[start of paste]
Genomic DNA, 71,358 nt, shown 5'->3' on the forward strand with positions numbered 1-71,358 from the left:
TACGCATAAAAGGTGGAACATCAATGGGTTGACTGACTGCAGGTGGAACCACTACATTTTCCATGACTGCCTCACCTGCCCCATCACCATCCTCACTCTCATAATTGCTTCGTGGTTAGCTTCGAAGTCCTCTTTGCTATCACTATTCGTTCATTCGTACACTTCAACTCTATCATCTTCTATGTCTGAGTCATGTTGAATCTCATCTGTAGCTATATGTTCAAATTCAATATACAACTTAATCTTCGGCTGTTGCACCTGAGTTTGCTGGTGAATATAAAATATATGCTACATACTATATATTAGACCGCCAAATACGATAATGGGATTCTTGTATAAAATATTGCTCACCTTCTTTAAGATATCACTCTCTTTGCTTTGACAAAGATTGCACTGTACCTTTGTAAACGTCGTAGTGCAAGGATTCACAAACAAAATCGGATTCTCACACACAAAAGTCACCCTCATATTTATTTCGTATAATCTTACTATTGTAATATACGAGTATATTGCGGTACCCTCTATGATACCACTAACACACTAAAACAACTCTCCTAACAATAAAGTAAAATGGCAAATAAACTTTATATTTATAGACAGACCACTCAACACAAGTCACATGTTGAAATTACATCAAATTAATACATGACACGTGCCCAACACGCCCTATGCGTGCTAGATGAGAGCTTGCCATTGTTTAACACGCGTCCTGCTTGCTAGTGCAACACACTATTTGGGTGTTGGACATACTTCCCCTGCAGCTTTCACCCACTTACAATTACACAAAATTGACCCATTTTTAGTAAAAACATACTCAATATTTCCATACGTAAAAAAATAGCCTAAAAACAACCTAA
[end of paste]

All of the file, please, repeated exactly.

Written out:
Genomic DNA, 71,358 nt, shown 5'->3' on the forward strand with positions numbered 1-71,358 from the left:
TACGCATAAAAGGTGGAACATCAATGGGTTGACTGACTGCAGGTGGAACCACTACATTTTCCATGACTGCCTCACCTGCCCCATCACCATCCTCACTCTCATAATTGCTTCGTGGTTAGCTTCGAAGTCCTCTTTGCTATCACTATTCGTTCATTCGTACACTTCAACTCTATCATCTTCTATGTCTGAGTCATGTTGAATCTCATCTGTAGCTATATGTTCAAATTCAATATACAACTTAATCTTCGGCTGTTGCACCTGAGTTTGCTGGTGAATATAAAATATATGCTACATACTATATATTAGACCGCCAAATACGATAATGGGATTCTTGTATAAAATATTGCTCACCTTCTTTAAGATATCACTCTCTTTGCTTTGACAAAGATTGCACTGTACCTTTGTAAACGTCGTAGTGCAAGGATTCACAAACAAAATCGGATTCTCACACACAAAAGTCACCCTCATATTTATTTCGTATAATCTTACTATTGTAATATACGAGTATATTGCGGTACCCTCTATGATACCACTAACACACTAAAACAACTCTCCTAACAATAAAGTAAAATGGCAAATAAACTTTATATTTATAGACAGACCACTCAACACAAGTCACATGTTGAAATTACATCAAATTAATACATGACACGTGCCCAACACGCCCTATGCGTGCTAGATGAGAGCTTGCCATTGTTTAACACGCGTCCTGCTTGCTAGTGCAACACACTATTTGGGTGTTGGACATACTTCCCCTGCAGCTTTCACCCACTTACAATTACACAAAATTGACCCATTTTTAGTAAAAACATACTCAATATTTCCATACGTAAAAAAATAGCCTAAAAACAACCTAA